Leahy says Senate will push for NSA legislation, suggests Obama didn't go far enough

Vermont Sen. Patrick Leahy, chairman of the Senate Judiciary Committee, said Sunday the upper chamber will continue working on legislation to limit NSA spying, suggesting President Obama has not gone far enough in making changes to protect Americans’ privacy.

“There’s a concern that we have gone too much into Americans’ privacy,” the Democratic lawmaker told “Fox News Sunday.” “There’s still going to be legislation on this.”

Leahy said several times that congressional Democrats and Republicans both share the concern and suggested the direction of the legislation will be impacted by what Attorney General Eric Holder says when he testifies on Capitol Hill on Jan. 29 -- the day after the president’s State of the Union address.

The president announced the changes Friday in a major policy speech at the Justice Department, following a series of revelations by former National Security Agency contractor Edward Snowden that started last summer about the extent of agency spying.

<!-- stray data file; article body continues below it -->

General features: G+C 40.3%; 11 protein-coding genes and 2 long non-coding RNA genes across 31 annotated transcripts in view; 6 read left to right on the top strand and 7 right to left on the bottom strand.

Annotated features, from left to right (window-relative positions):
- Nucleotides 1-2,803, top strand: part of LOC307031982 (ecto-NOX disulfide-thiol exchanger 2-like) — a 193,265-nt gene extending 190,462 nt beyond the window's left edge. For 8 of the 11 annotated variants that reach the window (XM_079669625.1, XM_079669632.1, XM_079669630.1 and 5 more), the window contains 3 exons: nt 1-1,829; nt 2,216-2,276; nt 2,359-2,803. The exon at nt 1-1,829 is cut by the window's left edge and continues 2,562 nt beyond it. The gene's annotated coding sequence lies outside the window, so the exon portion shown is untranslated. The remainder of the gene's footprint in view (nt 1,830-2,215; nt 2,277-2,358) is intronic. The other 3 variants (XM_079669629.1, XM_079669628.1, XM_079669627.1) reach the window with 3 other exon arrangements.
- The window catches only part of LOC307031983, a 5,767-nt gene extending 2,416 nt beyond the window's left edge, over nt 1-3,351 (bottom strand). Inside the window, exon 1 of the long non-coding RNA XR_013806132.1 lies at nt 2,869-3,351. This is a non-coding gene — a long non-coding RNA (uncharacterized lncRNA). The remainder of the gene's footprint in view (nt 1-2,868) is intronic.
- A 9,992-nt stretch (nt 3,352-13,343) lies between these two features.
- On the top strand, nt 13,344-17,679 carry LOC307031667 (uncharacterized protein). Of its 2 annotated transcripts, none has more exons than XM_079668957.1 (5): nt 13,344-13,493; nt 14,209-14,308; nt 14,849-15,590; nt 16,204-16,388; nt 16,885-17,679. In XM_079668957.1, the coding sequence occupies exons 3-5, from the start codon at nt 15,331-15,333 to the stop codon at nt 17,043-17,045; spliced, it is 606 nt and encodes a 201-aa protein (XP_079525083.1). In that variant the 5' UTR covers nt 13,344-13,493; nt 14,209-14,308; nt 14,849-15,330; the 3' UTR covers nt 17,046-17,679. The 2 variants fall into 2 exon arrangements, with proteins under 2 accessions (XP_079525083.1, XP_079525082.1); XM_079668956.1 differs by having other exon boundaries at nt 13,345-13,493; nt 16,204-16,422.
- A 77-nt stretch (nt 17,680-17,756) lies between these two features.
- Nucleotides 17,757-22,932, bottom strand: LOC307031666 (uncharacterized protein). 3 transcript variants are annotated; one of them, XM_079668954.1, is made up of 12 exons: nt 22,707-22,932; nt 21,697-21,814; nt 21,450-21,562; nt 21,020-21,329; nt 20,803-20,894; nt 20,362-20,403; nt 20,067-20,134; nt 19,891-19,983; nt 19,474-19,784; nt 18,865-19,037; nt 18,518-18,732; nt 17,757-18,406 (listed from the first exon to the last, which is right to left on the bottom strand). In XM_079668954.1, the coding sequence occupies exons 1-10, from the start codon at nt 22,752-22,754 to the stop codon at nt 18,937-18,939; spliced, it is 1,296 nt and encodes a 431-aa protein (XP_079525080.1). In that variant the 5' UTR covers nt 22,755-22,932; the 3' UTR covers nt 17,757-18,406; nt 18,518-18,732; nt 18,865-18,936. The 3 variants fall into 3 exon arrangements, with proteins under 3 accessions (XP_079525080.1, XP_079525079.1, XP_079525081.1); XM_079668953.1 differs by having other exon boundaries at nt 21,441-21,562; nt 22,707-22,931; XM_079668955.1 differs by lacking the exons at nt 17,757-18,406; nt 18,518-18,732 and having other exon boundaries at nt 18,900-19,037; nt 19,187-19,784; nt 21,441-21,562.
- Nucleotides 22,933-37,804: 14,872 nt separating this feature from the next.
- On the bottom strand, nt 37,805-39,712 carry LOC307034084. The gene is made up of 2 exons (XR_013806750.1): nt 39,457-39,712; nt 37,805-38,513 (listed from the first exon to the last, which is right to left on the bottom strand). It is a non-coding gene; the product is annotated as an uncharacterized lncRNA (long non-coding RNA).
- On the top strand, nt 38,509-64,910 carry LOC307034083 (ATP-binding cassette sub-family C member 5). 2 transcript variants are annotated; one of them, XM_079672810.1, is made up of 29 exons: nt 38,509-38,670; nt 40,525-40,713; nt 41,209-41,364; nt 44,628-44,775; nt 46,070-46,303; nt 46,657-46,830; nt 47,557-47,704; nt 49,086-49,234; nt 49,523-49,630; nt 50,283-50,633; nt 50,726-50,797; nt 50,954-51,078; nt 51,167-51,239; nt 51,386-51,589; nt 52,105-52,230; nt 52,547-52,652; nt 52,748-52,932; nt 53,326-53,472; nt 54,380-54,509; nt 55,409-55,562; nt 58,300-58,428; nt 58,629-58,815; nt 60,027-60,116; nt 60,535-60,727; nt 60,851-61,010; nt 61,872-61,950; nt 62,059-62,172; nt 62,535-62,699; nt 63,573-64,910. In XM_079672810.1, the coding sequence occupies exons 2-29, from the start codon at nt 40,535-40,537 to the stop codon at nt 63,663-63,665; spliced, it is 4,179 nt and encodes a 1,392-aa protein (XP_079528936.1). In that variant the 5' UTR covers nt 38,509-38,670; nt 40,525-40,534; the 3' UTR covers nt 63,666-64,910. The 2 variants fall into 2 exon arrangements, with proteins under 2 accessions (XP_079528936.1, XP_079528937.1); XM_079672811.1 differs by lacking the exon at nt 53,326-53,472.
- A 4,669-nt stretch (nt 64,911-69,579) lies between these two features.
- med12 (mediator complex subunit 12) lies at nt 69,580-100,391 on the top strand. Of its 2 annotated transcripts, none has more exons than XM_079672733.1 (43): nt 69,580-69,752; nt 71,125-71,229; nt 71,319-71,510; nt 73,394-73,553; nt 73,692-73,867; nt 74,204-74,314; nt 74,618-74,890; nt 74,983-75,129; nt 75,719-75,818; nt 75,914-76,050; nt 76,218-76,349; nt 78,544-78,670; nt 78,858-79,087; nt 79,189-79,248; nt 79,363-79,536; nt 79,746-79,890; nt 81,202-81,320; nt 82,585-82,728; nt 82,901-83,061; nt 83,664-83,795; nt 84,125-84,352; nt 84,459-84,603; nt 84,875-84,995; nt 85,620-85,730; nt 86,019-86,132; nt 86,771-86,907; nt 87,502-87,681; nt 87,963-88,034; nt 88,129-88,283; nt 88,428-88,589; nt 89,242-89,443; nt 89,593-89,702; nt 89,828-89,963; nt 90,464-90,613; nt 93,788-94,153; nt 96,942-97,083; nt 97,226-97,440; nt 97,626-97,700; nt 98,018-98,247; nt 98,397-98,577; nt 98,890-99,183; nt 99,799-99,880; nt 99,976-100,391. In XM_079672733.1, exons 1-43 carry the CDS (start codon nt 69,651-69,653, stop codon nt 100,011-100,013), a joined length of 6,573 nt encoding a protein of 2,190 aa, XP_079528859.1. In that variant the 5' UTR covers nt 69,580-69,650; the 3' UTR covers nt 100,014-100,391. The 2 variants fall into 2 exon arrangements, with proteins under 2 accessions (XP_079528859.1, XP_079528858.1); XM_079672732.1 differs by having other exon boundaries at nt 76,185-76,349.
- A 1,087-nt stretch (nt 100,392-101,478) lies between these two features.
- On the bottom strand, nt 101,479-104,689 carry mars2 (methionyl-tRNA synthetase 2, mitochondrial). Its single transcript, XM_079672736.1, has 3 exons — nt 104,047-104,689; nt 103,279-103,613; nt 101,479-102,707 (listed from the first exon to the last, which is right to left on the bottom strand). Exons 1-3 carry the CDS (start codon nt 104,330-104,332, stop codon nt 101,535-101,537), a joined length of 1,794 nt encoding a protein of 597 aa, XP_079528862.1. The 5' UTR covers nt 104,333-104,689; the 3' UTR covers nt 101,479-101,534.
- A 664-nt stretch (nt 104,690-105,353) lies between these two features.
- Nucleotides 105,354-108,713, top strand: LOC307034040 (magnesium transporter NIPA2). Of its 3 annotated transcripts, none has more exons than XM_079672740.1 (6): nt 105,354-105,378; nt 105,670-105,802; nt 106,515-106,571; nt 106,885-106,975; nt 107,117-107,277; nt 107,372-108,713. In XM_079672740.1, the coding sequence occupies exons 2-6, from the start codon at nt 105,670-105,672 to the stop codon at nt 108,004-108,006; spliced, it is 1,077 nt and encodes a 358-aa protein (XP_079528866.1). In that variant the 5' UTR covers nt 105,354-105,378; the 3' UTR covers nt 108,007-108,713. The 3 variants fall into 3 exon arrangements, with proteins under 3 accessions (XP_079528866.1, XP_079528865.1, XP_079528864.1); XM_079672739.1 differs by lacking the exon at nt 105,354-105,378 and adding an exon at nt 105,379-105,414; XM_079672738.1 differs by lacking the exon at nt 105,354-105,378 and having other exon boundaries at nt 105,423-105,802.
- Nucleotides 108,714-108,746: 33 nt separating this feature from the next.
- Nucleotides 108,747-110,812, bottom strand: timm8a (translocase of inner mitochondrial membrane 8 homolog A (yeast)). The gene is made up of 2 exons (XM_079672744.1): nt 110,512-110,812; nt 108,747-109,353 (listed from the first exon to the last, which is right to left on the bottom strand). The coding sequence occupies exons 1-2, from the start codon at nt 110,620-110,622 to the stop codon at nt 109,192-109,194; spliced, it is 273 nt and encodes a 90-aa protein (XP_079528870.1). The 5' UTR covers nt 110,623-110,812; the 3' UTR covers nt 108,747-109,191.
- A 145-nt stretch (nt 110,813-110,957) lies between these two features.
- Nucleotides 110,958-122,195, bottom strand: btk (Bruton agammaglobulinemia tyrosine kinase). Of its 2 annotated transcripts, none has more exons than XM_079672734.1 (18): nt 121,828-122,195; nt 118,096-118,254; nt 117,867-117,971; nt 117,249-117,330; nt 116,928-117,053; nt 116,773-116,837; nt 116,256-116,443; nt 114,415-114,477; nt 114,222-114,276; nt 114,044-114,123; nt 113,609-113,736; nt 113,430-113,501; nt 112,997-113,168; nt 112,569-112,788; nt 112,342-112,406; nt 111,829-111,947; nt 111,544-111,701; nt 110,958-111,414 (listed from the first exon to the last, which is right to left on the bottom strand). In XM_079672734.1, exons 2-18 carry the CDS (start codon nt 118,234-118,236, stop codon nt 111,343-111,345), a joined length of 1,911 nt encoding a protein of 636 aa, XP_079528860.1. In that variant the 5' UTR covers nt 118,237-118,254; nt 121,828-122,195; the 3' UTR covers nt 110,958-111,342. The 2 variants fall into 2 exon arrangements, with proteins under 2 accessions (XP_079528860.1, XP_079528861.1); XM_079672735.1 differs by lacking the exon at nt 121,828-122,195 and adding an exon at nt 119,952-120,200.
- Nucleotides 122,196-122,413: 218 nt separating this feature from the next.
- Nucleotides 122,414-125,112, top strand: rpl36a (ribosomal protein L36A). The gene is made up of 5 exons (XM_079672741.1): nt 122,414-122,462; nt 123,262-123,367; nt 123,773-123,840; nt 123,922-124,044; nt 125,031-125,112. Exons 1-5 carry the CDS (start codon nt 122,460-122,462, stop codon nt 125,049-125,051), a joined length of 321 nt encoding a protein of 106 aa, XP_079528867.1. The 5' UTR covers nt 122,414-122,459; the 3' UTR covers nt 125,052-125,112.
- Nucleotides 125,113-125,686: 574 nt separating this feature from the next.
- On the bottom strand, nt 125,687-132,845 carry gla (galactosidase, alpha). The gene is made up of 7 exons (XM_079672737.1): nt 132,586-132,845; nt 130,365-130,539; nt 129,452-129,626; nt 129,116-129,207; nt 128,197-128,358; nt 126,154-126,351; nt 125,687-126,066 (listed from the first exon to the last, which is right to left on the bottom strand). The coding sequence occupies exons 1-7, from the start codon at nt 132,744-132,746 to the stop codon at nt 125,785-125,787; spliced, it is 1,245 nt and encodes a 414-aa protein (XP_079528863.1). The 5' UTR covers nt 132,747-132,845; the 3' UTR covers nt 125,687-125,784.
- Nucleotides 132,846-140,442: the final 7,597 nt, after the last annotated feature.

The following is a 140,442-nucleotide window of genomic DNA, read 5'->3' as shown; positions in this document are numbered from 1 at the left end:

Leahy said he wouldn’t fight the president on his proposed NSA changes -- including additional court approval, a non-government agency holding phone meta-data and limiting the extent of the data collection.

“I think we have a way we can do this,” he said. “I believe in going after the bad guys. But I also believe in some checks and balances, so you don’t have a government run amok.”

Leahy was joined on the show by retired Gen. Michael Hayden, a former Bush administration NSA and CIA director.

Much of the NSA spying program started in 2006 under that administration.

“There was an awful lot I liked about the [Obama] speech,” Hayden said.

However, he expresses some concern, particularly about the president allowing the NSA to follow only the second call from an original call or “hop,” not the third call.

“If the third hop hadn’t been useful, we wouldn’t have been using it,” Hayden said.

Holder will testify before the Senate Judiciary Committee. Obama on Friday charged him and Director of National Intelligence James Clapper with considering reforms to government surveillance programs. Holder last appeared before the committee in March 2013, and the upcoming hearing will cover a range of issues.